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Posts Tagged ‘BookPeople’

As usual, I can’t believe another month has flown by – and it’s time for the book-review post again. I do enjoy sharing my literary treasures with you – and if you’re so inclined you can find me on Goodreads. I don’t usually write long reviews there because I write them here, but since I love lists and books, I enjoy listing books on Goodreads.

Anyway. On to the books for March:

These High, Green Hills, Jan Karon
I love every book in the Mitford series – hence why I had to reread all of them once I started the series again. I love the deepening of the relationship between Father Tim and Cynthia, and watching Father Tim open his heart to Dooley, the homeless boy he takes in; Puny, his redheaded housekeeper; Miss Sadie, his oldest parishioner; and many others. Mitford is so charming, and yet it’s also real – Karon does a wonderful job of balancing the charm and the hard realities.

Out to Canaan, Jan Karon
I appreciate this book for its thoughtful portrayal of Father Tim’s struggles with retirement. He’s always defined himself by his work and his ministry – and now, faced with the idea of retirement, he feels strangely bereft, set adrift. He’s such a sensitive, thoughtful central character, and yet doesn’t devolve into self-pity or sentimentality. And Cynthia, now his wife, is spunky and charming and refreshingly candid.

A New Song, Jan Karon
This book takes Father Tim and Cynthia to Whitecap Island, floating in the Atlantic – and they meet so many quirky and charming people. A real summer treat.

A Common Life: The Wedding Story, Jan Karon
This book is shorter than the others, and sweet – such fun to read multiple perspectives on the days leading up to Father Tim’s wedding. Karon usually only tells the story from Father Tim’s point of view, but this book switches back and forth. It’s kind of fun.

In This Mountain, Jan Karon
This book makes me cry more than any other in the series – Father Tim is struggling with depression, and oh my, how it breaks my heart. But it’s still a loving, warm story, filled with characters who are so real and honest, and who love their priest so much. And I love the way Karon inserts hymn lyrics and Bible verses, and yet doesn’t expect them to answer all the questions. No platitudes for her.

Shepherds Abiding, Jan Karon
This is a lovely Christmas tale – of Father Tim’s work on restoring a Nativity scene. I love how all the secondary characters pop in and out of every story – the “Turkey Club” of middle-aged men who hang out at the Main Street Grill; Winnie Ivey, who owns the bakery, and her brother Joe, the barber; Puny and her ever-growing family; Louella, who makes yeast rolls and sings beautifully; and Hope Winchester, who works at Happy Endings Bookstore and finally, here, begins to allow herself to dream. (She lives up to her name beautifully.)

Light from Heaven, Jan Karon
I’d only read this one once before – it takes us into the mountains around Mitford, to a tiny mountain congregation filled with unusual people. Karon certainly has a gift – there are nine of these books, and they never get old. If you haven’t read the series, I recommend them – and so does award-winning memoirist Lauren Winner, who mentions them in her book Girl Meets God.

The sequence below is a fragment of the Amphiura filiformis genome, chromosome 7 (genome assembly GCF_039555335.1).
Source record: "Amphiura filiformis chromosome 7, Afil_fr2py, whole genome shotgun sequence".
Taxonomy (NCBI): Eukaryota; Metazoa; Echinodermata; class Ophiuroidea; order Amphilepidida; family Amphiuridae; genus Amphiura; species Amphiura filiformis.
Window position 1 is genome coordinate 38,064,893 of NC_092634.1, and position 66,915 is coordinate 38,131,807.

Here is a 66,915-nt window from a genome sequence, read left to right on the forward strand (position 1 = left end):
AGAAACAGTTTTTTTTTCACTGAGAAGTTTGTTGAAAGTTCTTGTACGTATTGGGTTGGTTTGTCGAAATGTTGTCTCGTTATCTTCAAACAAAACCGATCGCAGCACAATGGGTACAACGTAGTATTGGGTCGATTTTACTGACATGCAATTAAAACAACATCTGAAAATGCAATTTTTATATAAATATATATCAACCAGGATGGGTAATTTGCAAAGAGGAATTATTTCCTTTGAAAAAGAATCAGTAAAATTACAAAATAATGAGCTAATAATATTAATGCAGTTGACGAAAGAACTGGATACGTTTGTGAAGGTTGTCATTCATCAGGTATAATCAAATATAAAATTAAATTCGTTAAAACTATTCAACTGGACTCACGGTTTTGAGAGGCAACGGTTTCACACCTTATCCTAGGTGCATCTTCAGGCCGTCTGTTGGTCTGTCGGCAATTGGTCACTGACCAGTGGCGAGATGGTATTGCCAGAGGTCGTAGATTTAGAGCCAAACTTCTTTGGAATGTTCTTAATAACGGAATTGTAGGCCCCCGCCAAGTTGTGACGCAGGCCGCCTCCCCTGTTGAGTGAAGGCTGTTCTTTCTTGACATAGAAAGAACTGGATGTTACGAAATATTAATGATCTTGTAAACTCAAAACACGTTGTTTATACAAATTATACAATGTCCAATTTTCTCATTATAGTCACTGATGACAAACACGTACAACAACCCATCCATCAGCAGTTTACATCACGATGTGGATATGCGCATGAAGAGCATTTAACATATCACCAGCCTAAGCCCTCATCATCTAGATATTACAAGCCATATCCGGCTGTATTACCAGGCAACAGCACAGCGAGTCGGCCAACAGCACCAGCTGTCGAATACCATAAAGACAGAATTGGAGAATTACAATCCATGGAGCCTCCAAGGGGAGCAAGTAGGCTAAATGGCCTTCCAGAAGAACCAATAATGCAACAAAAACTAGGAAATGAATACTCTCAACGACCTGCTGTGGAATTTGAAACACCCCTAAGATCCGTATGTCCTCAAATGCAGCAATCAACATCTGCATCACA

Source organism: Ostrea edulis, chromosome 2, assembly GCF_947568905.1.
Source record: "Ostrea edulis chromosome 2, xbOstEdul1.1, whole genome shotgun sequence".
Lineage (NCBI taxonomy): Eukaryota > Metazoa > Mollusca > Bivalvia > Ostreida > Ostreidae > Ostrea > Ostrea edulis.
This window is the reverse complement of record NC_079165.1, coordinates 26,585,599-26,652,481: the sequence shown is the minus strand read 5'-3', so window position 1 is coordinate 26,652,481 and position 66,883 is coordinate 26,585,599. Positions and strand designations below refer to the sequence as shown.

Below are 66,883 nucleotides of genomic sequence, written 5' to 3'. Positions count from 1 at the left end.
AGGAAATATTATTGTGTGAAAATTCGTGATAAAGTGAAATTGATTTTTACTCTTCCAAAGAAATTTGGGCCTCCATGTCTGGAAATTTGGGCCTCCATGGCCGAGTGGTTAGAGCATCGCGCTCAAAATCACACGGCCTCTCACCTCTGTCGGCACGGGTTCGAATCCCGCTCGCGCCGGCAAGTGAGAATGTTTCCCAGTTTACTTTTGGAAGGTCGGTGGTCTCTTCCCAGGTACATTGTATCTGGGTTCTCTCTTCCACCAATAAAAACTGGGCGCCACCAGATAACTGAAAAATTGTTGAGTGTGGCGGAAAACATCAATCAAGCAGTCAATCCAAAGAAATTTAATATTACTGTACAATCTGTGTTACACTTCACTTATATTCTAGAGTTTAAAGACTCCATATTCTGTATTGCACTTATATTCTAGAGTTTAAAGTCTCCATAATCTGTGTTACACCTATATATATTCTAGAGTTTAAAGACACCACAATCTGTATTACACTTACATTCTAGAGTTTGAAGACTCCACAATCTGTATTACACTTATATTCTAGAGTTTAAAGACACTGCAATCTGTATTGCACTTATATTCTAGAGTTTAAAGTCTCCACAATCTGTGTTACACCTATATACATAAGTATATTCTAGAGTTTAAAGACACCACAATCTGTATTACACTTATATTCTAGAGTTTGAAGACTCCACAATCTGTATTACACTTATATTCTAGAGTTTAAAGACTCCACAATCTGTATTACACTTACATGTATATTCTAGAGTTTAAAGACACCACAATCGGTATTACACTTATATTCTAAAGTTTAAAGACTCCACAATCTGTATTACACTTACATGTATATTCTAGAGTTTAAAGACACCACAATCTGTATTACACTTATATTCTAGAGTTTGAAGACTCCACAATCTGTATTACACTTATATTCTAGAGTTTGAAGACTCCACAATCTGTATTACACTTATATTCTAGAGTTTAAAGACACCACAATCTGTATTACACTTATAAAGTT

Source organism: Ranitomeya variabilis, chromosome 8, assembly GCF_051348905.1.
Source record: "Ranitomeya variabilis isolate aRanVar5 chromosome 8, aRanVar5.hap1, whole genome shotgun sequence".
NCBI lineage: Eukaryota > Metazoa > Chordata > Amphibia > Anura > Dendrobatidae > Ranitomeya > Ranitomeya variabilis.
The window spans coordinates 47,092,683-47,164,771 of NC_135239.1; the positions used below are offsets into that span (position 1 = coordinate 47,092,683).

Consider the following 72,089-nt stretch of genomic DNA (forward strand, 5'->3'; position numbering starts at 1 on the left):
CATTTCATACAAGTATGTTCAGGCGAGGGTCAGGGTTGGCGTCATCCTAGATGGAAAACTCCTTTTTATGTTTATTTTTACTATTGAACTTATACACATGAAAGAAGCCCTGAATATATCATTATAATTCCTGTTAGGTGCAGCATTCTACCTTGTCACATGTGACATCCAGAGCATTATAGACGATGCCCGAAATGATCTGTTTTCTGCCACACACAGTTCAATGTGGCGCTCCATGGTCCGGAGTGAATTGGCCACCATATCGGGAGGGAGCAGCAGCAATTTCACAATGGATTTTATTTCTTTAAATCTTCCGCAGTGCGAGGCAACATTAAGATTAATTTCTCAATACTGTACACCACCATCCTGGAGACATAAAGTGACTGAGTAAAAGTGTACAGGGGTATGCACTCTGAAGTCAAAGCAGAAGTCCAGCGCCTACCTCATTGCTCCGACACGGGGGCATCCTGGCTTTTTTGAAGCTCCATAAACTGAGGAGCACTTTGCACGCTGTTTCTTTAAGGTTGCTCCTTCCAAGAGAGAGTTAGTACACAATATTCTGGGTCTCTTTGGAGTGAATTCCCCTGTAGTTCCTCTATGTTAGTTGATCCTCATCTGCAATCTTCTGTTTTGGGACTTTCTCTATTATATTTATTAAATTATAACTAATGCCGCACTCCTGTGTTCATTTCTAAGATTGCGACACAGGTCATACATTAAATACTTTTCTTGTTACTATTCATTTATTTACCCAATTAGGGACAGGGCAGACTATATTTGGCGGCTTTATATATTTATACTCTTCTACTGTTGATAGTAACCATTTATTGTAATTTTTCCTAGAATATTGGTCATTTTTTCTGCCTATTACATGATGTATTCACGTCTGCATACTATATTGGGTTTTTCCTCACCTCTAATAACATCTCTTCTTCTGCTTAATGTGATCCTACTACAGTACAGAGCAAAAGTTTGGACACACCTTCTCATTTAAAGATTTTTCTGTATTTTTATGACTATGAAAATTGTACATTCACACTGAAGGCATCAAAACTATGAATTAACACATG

The Evolution of Calpurnia Tate, Jacqueline Kelly
I bought this at BookPeople in downtown Austin, and devoured it in just a few days. I loved this story about a tomboyish, stubborn girl (hints of Caddie Woodlawn) who starts studying nature and evolution with her grandfather in 1899. She has six brothers, so things are never dull, and she has a smart, thoughtful way of looking at the world. So fun.

Committed: A Skeptic Makes Peace with Marriage, Elizabeth Gilbert
Alexis had an interesting perspective on this book – she didn’t really like it, but is still rooting for the author. I had mixed expectations after reading her post, but I loved Eat, Pray, Love, so I read this one anyway. And I will say: it’s a completely different book from Eat, Pray, Love. It’s still a personal/travel memoir, but contains much more research and much less personal heartbreak. I found Gilbert’s research on marriage – particularly her historical findings about marriage and women – fascinating. I think my favorite parts were the stories of the women in her family, and their experiences with marriage. I love that she didn’t find, in the end, one single formula that guarantees happiness in marriage. I also love that she had a happy ending – she did get to marry her sweetheart, known in the book as Felipe.

If you’re into Elizabeth Gilbert, into reading about marriage (like my therapist husband) or into unlikely love stories, you’ll probably enjoy this one. I’d love to hear what you think about it, if you’ve read it.

The Lost Summer of Louisa May Alcott, Kelly O’Connor McNees
I never win blog/online contests. I mean NEVER. But I keep entering them anyway, and I won this one – an ARC (advance reading copy) from Goodreads! Anyway, this is a fictional tale of a summer when Louisa May Alcott was in her early twenties, and oh, it’s so good. The author draws the characters so well – not only Louisa, but her sisters and parents, all of whom appear in fictional form in Little Women. The Alcott girls are different from the March sisters, though, and I think McNees portrays them as such. The historical details are well-researched, the description is well done, and the ending is both heartbreaking and satisfying. I usually don’t like it when people mess with my favorite authors, but I’m so impressed with this story.

That’s all for March. On to April books (and April showers…and winds…and flowers…)

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